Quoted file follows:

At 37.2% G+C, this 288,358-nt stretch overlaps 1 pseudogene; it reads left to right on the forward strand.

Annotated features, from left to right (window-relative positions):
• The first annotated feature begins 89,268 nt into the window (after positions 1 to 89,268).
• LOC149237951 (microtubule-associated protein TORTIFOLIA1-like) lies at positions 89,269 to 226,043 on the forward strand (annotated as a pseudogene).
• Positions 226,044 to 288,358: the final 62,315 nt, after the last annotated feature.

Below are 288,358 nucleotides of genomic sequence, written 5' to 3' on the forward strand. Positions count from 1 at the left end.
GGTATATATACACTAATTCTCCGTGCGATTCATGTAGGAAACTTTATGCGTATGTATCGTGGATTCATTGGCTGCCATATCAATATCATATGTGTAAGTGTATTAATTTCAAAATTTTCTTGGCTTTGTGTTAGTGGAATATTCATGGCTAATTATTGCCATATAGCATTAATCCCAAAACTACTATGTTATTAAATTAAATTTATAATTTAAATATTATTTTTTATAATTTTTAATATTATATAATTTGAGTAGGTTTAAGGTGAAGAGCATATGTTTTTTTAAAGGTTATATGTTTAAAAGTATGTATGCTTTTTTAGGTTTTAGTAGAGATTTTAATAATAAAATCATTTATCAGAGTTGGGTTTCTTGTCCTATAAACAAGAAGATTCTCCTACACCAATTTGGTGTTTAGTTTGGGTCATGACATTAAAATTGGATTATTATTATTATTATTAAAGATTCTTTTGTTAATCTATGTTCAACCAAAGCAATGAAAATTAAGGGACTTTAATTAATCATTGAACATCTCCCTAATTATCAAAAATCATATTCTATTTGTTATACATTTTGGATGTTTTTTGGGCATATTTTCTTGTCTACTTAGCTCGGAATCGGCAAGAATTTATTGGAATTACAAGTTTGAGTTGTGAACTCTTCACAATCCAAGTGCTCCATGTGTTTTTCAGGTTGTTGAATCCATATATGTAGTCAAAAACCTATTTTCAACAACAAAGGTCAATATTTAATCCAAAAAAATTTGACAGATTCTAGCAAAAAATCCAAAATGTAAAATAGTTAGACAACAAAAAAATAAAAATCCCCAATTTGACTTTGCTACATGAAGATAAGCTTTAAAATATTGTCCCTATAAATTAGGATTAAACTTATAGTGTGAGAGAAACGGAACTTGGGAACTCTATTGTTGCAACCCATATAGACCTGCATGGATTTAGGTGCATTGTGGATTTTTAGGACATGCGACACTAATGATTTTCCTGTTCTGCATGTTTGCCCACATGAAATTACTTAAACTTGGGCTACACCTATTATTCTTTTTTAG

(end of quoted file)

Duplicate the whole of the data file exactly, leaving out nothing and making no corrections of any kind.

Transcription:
At 37.2% G+C, this 288,358-nt stretch overlaps 1 pseudogene; it reads left to right on the forward strand.

Annotated features, from left to right (window-relative positions):
• The first annotated feature begins 89,268 nt into the window (after positions 1 to 89,268).
• LOC149237951 (microtubule-associated protein TORTIFOLIA1-like) lies at positions 89,269 to 226,043 on the forward strand (annotated as a pseudogene).
• Positions 226,044 to 288,358: the final 62,315 nt, after the last annotated feature.

Below are 288,358 nucleotides of genomic sequence, written 5' to 3' on the forward strand. Positions count from 1 at the left end.
GGTATATATACACTAATTCTCCGTGCGATTCATGTAGGAAACTTTATGCGTATGTATCGTGGATTCATTGGCTGCCATATCAATATCATATGTGTAAGTGTATTAATTTCAAAATTTTCTTGGCTTTGTGTTAGTGGAATATTCATGGCTAATTATTGCCATATAGCATTAATCCCAAAACTACTATGTTATTAAATTAAATTTATAATTTAAATATTATTTTTTATAATTTTTAATATTATATAATTTGAGTAGGTTTAAGGTGAAGAGCATATGTTTTTTTAAAGGTTATATGTTTAAAAGTATGTATGCTTTTTTAGGTTTTAGTAGAGATTTTAATAATAAAATCATTTATCAGAGTTGGGTTTCTTGTCCTATAAACAAGAAGATTCTCCTACACCAATTTGGTGTTTAGTTTGGGTCATGACATTAAAATTGGATTATTATTATTATTATTAAAGATTCTTTTGTTAATCTATGTTCAACCAAAGCAATGAAAATTAAGGGACTTTAATTAATCATTGAACATCTCCCTAATTATCAAAAATCATATTCTATTTGTTATACATTTTGGATGTTTTTTGGGCATATTTTCTTGTCTACTTAGCTCGGAATCGGCAAGAATTTATTGGAATTACAAGTTTGAGTTGTGAACTCTTCACAATCCAAGTGCTCCATGTGTTTTTCAGGTTGTTGAATCCATATATGTAGTCAAAAACCTATTTTCAACAACAAAGGTCAATATTTAATCCAAAAAAATTTGACAGATTCTAGCAAAAAATCCAAAATGTAAAATAGTTAGACAACAAAAAAATAAAAATCCCCAATTTGACTTTGCTACATGAAGATAAGCTTTAAAATATTGTCCCTATAAATTAGGATTAAACTTATAGTGTGAGAGAAACGGAACTTGGGAACTCTATTGTTGCAACCCATATAGACCTGCATGGATTTAGGTGCATTGTGGATTTTTAGGACATGCGACACTAATGATTTTCCTGTTCTGCATGTTTGCCCACATGAAATTACTTAAACTTGGGCTACACCTATTATTCTTTTTTAG